I like the thought, but I'm skeptical that Kathy G. is right to think that more widespread knowledge of Edward Said's work would have posed some kind of substantial stumbling block to the effort to sell the country on the Iraq War. The main intellectual drivers behind America's post-9/11 approach to the Middle East were, if not Said experts, at least broadly familiar with the general thrust of his work (I'd put myself in that category as well) which is precisely why you see things like The Weekly Standard publishing an Edward Said takedown piece by Stanley Kurtz on their October 8, 2001 issue.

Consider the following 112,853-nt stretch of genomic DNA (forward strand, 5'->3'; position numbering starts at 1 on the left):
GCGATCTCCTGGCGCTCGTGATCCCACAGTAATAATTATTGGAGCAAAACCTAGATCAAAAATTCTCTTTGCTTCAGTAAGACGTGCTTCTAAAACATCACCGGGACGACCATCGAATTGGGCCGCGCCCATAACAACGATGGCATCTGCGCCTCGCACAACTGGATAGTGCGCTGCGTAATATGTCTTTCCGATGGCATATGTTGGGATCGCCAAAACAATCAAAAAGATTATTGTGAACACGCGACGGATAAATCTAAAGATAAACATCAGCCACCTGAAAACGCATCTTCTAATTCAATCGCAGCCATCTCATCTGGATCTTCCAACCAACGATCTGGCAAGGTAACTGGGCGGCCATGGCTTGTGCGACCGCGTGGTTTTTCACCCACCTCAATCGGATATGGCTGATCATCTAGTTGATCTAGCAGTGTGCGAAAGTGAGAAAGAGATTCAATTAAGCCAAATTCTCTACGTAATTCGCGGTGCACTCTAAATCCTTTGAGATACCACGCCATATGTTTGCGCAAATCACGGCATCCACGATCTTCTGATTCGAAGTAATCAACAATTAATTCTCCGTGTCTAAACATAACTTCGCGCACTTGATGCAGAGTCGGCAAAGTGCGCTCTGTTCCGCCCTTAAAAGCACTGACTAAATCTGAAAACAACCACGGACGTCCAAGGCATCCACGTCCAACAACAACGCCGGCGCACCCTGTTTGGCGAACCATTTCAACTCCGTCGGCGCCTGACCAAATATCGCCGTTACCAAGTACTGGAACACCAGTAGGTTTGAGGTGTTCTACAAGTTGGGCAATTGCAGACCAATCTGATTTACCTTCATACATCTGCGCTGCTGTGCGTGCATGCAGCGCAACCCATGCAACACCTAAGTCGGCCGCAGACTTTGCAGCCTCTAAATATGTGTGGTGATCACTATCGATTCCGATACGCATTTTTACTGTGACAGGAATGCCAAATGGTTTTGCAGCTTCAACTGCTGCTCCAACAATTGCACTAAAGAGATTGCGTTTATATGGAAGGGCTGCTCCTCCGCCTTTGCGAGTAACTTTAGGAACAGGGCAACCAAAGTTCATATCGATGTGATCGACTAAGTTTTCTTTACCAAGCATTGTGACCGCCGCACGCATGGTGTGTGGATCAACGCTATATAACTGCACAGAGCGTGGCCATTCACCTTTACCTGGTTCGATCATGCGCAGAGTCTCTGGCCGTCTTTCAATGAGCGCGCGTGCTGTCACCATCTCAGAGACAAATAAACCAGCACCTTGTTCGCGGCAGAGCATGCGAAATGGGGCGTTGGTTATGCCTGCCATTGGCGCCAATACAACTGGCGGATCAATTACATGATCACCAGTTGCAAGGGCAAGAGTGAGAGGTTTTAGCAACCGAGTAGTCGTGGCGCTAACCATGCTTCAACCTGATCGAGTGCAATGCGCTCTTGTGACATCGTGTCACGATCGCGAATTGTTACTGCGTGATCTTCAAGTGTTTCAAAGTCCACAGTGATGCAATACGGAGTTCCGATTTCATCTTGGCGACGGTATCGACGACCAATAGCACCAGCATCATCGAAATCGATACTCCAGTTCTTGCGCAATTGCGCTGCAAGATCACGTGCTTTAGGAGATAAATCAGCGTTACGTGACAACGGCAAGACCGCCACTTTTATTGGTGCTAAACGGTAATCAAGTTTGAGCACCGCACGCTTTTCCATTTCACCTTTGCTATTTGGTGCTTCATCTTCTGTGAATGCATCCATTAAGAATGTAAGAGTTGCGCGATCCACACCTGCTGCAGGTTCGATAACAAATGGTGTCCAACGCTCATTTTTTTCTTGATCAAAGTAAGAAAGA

Then they took another whack at Said in their November 12, 2001 issue. And Frank Foer offered a sweeping dismissal of Middle East Studies as a discipline in the December 3, 2001 issue of The New Republic tracing the field's flaws to none other than Said. In general, this was a period when "Arabist" became a term of disapprobation and it temporarily became conventional wisdom that foreign service professionals' judgment was mostly corrupted by excessive solicitousness of the opinions of foreign governments. Elites were generally familiar with the broad set of ideas that called the wisdom of invading Iraq into question -- from Middle East studies thinking to the realist tradition of international relations analysis to the mainstream opinion of the U.S. Army officer's corps -- it just came to be generally accepted that these strands of thought were mistaken.

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